Kukla's Korner Hockey
from the Pioneer Press,
After losing offensive weapons Brian Rolston and Pavol Demitra through free agency during the offseason, the Wild made sure that they’d have playmaking whiz Pierre-Marc Bouchard around for the next two seasons at least.
The Wild and Bouchard agreed late Friday night to a five-year, $20.4 million contract that includes, according to assistant general manager Tom Lynn, a commitment by general manager Doug Risebrough not to trade Bouchard for at least two years.
thanks to KK member PuckHound61 for posting the signing in the KK Forum very early this morning. I went to the Chicago/Detroit ballgame last night with plans to update KK when I got home. Well, things didn’t turn out so well for the Tigers so I spent some extra time crying in my beer.
added 10:43am, Minnesota Wild President and General Manager Doug Risebrough today announced the National Hockey League (NHL) club has re-signed right wing Pierre-Marc Bouchard to a five-year, $20.4 million contract.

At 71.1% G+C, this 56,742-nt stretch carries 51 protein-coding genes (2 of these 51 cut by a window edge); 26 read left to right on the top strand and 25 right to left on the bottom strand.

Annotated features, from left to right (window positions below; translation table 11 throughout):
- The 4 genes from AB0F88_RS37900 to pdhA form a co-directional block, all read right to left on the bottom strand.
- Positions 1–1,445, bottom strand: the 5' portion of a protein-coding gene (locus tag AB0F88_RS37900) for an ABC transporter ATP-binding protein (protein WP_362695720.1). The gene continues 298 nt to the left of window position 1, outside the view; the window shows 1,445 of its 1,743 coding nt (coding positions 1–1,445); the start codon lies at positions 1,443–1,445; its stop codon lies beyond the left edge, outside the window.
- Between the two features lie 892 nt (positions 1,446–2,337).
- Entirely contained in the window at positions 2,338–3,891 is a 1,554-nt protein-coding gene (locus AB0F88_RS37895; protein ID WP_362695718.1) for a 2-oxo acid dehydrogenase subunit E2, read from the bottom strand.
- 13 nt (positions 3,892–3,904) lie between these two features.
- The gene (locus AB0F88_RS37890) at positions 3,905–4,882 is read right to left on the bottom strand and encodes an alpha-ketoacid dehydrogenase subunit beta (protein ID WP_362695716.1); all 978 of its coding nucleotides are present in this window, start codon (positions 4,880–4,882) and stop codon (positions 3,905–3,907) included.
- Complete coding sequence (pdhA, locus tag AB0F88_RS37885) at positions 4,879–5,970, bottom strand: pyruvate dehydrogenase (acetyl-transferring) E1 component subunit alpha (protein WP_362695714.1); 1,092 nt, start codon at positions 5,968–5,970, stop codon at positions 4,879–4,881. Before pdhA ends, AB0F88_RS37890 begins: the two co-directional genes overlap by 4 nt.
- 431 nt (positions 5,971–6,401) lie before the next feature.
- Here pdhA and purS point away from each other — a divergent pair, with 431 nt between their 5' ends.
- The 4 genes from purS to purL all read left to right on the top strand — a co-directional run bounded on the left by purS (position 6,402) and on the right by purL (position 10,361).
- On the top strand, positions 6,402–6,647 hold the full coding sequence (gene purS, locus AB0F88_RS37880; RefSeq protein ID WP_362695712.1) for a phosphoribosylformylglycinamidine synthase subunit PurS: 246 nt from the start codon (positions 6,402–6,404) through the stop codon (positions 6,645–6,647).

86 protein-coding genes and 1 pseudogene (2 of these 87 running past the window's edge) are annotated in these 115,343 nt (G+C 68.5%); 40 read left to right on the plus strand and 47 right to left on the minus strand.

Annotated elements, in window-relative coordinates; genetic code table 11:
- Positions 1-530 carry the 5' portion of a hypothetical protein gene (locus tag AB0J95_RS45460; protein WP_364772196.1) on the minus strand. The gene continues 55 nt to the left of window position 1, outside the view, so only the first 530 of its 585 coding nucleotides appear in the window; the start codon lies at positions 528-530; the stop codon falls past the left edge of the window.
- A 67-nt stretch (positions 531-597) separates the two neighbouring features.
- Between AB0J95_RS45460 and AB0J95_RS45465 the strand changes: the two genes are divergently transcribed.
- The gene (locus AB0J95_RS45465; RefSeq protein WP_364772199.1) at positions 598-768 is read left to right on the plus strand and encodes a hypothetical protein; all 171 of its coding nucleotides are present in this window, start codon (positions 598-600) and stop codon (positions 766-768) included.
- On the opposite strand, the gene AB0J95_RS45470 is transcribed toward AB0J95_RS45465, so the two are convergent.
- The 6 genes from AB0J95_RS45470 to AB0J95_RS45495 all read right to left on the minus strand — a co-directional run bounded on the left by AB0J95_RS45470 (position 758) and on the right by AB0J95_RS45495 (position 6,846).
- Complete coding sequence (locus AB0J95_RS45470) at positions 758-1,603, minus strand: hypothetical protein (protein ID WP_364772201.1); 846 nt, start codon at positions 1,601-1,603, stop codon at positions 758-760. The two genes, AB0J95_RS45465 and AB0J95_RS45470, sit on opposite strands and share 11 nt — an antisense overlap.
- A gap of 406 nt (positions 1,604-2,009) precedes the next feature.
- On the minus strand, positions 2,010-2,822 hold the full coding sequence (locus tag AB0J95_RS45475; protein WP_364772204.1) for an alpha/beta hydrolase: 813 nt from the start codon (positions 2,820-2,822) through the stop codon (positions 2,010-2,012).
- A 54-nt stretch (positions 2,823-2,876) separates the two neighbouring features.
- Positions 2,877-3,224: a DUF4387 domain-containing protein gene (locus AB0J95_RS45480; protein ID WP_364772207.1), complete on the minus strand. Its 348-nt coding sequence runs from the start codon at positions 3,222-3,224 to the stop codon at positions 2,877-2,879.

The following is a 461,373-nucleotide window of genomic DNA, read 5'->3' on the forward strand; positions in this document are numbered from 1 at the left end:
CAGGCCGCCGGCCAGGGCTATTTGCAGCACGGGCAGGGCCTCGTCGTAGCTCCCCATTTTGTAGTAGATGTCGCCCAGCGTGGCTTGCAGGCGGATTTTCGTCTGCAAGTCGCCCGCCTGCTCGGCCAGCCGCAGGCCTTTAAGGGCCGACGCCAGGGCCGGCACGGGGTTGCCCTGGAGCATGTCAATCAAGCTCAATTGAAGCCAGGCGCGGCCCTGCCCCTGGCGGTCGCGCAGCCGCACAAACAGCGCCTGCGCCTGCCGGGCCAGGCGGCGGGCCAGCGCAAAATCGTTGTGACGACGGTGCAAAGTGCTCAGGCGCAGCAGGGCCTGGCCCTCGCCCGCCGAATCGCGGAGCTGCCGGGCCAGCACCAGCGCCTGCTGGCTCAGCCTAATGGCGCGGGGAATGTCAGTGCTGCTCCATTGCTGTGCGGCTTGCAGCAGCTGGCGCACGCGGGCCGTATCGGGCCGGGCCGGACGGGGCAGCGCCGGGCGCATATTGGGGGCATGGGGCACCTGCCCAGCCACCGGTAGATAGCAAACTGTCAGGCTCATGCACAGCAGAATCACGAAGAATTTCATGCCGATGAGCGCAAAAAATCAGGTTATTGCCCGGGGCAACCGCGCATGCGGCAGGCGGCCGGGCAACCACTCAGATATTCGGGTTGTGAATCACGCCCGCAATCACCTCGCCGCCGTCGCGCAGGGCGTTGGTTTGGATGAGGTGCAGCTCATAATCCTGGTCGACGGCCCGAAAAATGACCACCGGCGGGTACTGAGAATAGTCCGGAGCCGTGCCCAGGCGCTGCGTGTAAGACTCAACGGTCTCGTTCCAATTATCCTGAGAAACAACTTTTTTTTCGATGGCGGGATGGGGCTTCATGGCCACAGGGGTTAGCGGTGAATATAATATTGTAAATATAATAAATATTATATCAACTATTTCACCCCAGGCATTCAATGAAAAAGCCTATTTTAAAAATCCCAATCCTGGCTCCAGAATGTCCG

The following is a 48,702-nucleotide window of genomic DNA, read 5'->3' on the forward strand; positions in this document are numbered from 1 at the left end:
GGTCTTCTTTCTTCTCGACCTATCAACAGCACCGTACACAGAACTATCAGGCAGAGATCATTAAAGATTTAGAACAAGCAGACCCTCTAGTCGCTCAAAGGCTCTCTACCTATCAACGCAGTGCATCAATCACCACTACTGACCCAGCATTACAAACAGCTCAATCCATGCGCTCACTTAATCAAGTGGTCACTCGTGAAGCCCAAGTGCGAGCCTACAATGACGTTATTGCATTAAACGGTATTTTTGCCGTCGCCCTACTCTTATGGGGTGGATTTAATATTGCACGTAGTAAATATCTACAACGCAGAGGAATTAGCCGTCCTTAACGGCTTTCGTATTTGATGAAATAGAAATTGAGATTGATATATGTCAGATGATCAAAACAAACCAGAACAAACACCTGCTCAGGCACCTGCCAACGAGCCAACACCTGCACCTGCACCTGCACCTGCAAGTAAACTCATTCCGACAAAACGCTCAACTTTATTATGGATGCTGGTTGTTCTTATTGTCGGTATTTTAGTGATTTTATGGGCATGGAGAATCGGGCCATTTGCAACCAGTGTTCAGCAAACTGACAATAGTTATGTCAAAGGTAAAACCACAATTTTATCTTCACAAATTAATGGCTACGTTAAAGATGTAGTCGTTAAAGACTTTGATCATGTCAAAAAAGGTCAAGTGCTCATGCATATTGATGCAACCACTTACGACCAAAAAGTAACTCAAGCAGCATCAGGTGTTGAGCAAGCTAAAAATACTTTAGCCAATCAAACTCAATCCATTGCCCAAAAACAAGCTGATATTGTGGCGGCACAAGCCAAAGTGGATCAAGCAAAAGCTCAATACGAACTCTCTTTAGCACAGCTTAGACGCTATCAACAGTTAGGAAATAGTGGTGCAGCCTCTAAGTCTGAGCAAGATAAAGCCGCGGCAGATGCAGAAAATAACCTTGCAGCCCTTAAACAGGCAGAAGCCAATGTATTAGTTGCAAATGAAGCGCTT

“Pierre-Marc is just 24 years old and the best years of his career are ahead of him,” said Risebrough. “He is a good example of how drafting and developing your own players leads to team success. This is why the Wild was willing to make such a substantial and long-term commitment to him.”
from George Richards of On Frozen Pond,
Have spoken to a number of folks within the organization (none of whom own the initials J.M.) and even a couple of players. Not one thinks Jay signs a long-term deal here before his hearing, and only one said he expects Jay to be here come the start of the 2009-10 season. It appears to me that there isn’t just one reason why Jay isn’t a big fan of the Panthers; there are quite a few issues here.
Jay’s agent told our Barry Jackson that he rejected the Panthers most recent offer (I have heard almost $6 million per for six years but cannot get that confirmed by the agent nor JM) and they are preparing for arbitration. Which is their right. And, I’ve been told, the Panthers will give Jay whatever the arbiter rules he’s worth for the coming season and roll the dice hoping to keep him.
from Ken Campbell of the Hockey News,